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Google+ has a 'celebrity acquisition plan'

Mark Milian
Lady Gaga appears with Google's Marissa Mayer. The singer has 11.7 million Twitter followers, but she's not on Google+.
Lady Gaga appears with Google's Marissa Mayer. The singer has 11.7 million Twitter followers, but she's not on Google+.
  • Google is working on a plan to help publicize Google+, according to e-mails
  • Developers are devising a system that would verify the identities of public figures
  • Google looks to be recreating the conditions that helped Twitter reach the mainstream

(CNN) -- Google would like its new social network to be well-known in Hollywood circles.

To that end, the Internet giant is drawing up a "celebrity acquisition plan" to help publicize Google+, its 3-week-old social network, according to Google e-mails reviewed by CNN.

As part of this initiative, Google is beginning to devise a system that would verify the identities of public figures who sign up for the service, said Brett Schulte, a Hollywood consultant and organizer of social-media gatherings called Tweet House.

The validation process would prevent people from impersonating celebrities and perhaps feature a button on legitimate profiles similar to Twitter's "verified" stamp, said Schulte, who said he discussed the project with Google employees.

A Google spokeswoman declined to comment. "We aren't yet sharing any details on future plans around Google+," she wrote in an e-mail. "We plan to add a lot of features and functionality to Google+ over time."

Google put out a call recently for applicants to join its "business profiles" test program, which will allow companies to create special Google+ accounts.

For profile verification, Google is still weighing how the method would work. One option the team considered would involve asking a celebrity to fax a copy of his or her driver's licenses to the company, Schulte said.

More likely, Google will arrange a list of the top talent agents and consultants who would be able to file requests directly, Schulte said. "They seemed to be very interested in having celebrities," he said.

In 2008, Google launched a trial program in the United States that allowed people to validate the identities tied to their Google Profiles. The system could check someone's name and phone number against telephone records and ask them to enter a PIN code upon receiving a call, or enter a credit-card number to be checked against a third-party database. In exchange, people would get a green "verified name" badge on their profiles.

Twitter previously allowed anyone to apply to have a "verified" tag applied to their profile pages. The company, which has more than 300 million people using its micro-blogging service, has closed that program to the public. "But we continue to verify partners, advertisers and accounts that regularly deal with identity confusion," a Twitter spokeswoman wrote in an e-mail.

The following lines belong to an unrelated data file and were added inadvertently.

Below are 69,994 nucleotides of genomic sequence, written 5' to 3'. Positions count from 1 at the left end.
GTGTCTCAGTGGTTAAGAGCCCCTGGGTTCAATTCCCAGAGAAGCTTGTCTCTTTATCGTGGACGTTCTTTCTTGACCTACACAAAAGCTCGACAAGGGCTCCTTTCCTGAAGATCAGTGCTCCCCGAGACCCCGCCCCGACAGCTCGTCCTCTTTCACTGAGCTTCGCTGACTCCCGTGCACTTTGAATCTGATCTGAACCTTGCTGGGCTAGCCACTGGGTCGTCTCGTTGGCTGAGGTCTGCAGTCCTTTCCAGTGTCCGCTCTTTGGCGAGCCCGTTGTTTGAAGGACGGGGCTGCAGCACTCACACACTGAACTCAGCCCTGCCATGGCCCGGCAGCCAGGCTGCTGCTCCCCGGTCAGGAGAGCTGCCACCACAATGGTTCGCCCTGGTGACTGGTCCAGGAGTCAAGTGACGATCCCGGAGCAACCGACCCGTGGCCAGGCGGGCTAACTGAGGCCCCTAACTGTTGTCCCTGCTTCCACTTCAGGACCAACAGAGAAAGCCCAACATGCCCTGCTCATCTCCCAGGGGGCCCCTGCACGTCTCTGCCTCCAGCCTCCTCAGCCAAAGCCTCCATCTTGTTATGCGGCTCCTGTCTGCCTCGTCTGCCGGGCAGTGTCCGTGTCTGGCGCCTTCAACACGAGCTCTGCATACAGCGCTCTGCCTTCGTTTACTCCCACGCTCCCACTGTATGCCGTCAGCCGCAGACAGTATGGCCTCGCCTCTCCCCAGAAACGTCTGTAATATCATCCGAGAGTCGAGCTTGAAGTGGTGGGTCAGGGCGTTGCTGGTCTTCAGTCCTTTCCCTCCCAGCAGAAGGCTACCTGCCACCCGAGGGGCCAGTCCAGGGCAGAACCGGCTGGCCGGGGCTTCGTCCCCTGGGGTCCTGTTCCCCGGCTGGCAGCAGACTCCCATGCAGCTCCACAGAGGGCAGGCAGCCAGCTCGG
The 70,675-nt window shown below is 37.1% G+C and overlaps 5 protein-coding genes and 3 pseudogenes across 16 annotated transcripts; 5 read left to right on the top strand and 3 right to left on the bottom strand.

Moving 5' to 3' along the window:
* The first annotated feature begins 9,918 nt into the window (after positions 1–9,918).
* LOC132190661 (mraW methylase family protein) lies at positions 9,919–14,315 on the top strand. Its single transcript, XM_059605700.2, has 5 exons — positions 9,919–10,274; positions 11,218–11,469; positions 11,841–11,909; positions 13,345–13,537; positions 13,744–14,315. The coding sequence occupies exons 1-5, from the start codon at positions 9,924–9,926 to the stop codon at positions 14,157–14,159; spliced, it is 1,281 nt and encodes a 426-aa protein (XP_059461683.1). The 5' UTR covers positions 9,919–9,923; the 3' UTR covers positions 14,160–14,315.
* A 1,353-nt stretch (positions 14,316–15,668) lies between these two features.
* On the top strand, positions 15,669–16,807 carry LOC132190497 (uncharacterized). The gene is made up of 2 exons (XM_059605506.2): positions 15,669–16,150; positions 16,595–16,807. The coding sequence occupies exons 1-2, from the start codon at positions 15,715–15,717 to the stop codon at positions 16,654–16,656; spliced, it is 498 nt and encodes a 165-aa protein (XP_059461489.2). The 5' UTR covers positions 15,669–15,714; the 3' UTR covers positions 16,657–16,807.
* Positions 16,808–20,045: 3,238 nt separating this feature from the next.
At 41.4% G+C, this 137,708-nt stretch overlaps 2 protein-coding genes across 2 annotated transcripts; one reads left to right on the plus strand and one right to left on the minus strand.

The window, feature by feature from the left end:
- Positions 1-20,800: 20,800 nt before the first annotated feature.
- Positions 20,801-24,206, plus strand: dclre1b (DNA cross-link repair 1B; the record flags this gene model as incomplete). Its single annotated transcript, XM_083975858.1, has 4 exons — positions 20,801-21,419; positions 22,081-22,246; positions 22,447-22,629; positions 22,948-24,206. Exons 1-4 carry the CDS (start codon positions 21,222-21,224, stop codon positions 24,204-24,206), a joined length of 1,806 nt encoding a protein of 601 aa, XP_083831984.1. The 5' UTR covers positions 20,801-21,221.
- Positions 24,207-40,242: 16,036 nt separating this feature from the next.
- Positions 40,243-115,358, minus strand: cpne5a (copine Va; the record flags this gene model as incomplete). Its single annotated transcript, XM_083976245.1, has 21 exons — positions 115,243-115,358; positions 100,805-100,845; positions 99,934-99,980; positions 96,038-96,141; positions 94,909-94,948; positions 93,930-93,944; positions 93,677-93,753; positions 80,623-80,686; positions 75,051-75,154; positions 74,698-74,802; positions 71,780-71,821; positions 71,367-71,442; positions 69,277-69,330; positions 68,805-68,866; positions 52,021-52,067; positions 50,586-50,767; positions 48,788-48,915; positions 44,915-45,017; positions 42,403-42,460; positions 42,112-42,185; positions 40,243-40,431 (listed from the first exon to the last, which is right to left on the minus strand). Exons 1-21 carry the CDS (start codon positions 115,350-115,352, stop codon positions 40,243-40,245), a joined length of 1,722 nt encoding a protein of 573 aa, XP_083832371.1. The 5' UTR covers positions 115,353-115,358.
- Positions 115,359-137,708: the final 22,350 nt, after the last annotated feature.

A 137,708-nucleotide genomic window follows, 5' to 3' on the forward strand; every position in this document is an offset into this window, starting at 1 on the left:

Facebook does not have a front-facing system for promoting legitimate pages, although it does have a form for "authenticating" a page to receive customer service from the company. Facebook representatives also respond to reports from users about pages that are suspected to be fake.

Being "verified" on Twitter has become something of a status symbol. It's sought after among celebrities who take to the service. Schulte is one of a select group of insiders who help celebs, such as singer George Michael and CNN's Dr. Drew Pinsky, get into the verification program.

Michael "Psycho Mike" Catherwood, the radio personality who was the first eliminated on the recent season of "Dancing With the Stars," had his Twitter account verified a week ago with the help of Schulte.

Catherwood, like many celebrities, has little interest in joining Google+ but would consider doing so if Google offered him incentives such as validating or promoting his profile while eliminating imposters.

"For a living, I voice my opinion, and so I'm very guarded and very protective of my opinion," Catherwood said. "I don't want anyone to muddy up the waters with false opinions that seem to be."

Google+ is off to a promising start, especially with tech-savvy early adopters. It added 10 million members in less than three weeks, Google reported on its quarterly earnings call last week. It looks to be on a similar trajectory as Twitter was during the network's fledgling period, with a similar list of Internet notables among the most followed.

But Twitter reached a new stratosphere when it got the endorsements from athletes and luminaries, such as Ashton Kutcher and President Barack Obama.

Google appears to be looking to trace that blueprint to reach a wider audience with Google+. The company has managed to get big names, such as Lady Gaga and Tina Fey, to drop by its campus to speak for YouTube audiences, but the challenge will be getting each actively to maintain yet another online profile.

Complicating that task, Google+ got off to a less auspicious start with at least one celeb. Actor William Shatner said his account there was unexpectedly deactivated after greeting his fans and later reinstated.


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